Despite being a light novel, JK Haru is not illustrated.

JK Haru wa Isekai de Shoufu ni Natta (JK Haru Is a Sex Worker in Another World) gained some notoriety last year when a licensed version became digitally available. Hard copies are now in print as well. Being an isekai light novel, the book is somewhat tongue-in-cheek despite the subject matter. However, I believe the tone it adopts appropriately approximates the sort of setup readers might expect in an isekai light novel about prostitution, thereby facilitating its ability to get them interested in the story before confronting them with the uncomfortable realities that correspond with sex work in general and the vulnerability of prostitutes specifically.

That said, JK Haru Is a Sex Worker in Another World is not a grim book, despite a number of unsettling scenes and events. Moreover, the misogyny and violence encountered in the fantasy world setting are not exactly out of line with the sorts of hazards women face in many sectors of our real world. It's a difficult balancing act for the text, contrasting amusing adventures with these threats. And while there is plenty of sex in JK Haru—as you might expect—the scenes are typically presented matter-of-factly and not written to titilate. Sex work in JK Haru is not glamorous, and the book keeps the attention on the work part, not the sex part.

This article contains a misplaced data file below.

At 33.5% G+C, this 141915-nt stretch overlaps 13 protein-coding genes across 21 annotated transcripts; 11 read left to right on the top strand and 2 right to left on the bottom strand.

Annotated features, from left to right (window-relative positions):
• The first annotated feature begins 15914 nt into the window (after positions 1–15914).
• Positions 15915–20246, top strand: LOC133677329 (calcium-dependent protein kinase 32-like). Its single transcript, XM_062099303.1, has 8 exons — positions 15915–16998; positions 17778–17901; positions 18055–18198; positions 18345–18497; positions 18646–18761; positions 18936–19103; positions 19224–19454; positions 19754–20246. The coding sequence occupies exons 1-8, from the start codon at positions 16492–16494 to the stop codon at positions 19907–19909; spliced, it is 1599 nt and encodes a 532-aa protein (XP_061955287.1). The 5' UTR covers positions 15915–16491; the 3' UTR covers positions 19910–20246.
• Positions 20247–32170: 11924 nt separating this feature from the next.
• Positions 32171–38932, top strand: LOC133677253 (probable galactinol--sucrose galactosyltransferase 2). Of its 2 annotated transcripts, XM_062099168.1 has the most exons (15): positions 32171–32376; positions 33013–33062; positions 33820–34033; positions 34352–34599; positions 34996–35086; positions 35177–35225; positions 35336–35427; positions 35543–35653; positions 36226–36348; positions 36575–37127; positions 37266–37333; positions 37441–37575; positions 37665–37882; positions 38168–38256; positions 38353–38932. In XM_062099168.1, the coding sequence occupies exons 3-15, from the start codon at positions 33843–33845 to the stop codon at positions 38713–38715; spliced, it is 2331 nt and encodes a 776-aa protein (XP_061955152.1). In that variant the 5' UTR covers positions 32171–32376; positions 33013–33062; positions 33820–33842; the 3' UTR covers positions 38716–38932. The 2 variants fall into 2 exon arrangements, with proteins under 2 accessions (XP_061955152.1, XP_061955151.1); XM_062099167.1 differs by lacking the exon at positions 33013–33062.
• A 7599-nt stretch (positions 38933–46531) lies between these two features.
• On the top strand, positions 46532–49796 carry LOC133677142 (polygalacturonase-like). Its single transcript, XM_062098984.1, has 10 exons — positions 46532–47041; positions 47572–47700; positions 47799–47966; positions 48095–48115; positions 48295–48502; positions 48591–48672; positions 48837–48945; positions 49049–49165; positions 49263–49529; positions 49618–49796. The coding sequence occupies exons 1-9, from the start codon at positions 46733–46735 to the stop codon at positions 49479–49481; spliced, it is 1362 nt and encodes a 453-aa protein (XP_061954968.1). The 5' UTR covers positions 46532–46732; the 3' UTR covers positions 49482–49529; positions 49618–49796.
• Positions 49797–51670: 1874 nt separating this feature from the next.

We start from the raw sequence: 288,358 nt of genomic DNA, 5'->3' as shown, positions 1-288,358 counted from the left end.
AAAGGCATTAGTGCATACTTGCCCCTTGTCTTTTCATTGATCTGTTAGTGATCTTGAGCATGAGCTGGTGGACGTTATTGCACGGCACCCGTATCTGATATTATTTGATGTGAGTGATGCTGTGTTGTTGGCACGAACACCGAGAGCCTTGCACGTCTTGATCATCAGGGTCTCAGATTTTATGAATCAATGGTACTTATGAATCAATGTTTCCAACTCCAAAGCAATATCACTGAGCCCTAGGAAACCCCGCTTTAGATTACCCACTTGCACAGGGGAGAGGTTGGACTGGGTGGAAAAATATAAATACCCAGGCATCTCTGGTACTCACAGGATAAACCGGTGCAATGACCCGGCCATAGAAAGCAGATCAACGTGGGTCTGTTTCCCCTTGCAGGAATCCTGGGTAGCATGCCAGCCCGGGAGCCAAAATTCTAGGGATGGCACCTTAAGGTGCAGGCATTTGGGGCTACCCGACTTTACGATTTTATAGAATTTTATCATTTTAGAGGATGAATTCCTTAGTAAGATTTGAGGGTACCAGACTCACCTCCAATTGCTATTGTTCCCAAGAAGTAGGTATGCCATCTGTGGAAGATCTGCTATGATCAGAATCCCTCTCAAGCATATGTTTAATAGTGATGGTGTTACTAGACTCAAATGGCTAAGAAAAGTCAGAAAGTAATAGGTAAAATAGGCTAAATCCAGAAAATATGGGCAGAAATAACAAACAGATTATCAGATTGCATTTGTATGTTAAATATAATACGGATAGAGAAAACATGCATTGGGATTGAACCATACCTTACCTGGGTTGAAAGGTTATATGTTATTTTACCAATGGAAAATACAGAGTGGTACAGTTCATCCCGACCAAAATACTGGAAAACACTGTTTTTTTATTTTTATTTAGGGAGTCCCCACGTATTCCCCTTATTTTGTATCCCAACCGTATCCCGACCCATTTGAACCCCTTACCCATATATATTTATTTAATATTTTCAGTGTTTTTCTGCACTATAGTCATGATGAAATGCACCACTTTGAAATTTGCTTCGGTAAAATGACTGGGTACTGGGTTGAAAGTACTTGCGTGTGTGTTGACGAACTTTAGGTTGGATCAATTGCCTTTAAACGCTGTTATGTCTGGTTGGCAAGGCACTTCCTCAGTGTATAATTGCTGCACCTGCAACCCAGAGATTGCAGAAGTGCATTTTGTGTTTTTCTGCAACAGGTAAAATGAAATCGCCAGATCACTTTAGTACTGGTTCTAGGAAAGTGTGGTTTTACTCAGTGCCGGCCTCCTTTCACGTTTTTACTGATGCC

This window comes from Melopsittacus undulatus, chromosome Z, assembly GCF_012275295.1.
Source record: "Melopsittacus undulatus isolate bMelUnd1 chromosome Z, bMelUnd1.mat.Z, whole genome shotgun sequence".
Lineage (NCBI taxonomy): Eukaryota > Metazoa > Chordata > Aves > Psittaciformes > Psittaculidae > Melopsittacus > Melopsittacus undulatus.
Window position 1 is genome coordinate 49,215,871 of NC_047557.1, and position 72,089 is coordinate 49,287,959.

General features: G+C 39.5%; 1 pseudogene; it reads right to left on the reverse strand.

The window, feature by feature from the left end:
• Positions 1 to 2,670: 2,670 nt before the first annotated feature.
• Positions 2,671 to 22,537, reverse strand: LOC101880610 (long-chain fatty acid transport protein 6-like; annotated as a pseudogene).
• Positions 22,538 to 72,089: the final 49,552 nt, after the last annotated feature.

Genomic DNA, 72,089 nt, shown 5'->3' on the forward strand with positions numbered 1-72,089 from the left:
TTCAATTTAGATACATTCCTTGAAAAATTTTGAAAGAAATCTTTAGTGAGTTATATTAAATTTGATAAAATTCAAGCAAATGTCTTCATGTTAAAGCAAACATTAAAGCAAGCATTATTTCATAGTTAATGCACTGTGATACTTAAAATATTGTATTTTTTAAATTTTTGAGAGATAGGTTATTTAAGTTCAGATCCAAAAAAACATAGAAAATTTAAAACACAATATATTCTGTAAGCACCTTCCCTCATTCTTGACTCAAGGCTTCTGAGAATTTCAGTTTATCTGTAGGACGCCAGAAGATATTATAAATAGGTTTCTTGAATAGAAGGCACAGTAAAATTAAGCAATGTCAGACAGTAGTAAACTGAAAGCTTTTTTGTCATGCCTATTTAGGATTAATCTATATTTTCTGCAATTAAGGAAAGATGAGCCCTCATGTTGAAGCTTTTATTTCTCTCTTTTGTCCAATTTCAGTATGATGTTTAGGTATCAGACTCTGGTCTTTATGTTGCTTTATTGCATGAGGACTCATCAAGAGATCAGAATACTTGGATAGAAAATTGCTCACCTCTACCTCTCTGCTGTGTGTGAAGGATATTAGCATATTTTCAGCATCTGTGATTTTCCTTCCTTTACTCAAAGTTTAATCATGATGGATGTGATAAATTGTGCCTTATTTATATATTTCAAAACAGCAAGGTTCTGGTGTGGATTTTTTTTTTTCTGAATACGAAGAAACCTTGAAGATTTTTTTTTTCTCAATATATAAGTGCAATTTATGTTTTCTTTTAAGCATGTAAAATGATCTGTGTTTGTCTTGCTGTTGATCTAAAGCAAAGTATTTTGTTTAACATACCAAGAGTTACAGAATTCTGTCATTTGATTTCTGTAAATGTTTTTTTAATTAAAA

Notably, I never felt as if JK Haru Is a Sex Worker in Another World was deliberately prurient the way that, frankly, so many light novels seems justifiably accused of being. I've seen enough comments on the Twitter to know many readers will disagree with me on this point, but I think this may have to do with one's initial expectations of the book and what sort of demands are placed on it. JK Haru is presented from Haru's first-person point of view, which I think makes it more effective at conveying the bleakness of her world and the impact of the events around her. Likewise, it also better communicates the joy she finds when she pursues various recreational diversions or actually has sex she enjoys. It also avoids presenting the violence in her world or the sadism she encounters as elements the reader is expected to like (unlike the corresponding scenes in some other light novels I might name). There are surely readers who do prefer that sort of content and wish JK Haru had more of it, but I'm inclined to regard that as an indictment against those readers themselves and not the text for obstensibly failing to omit it.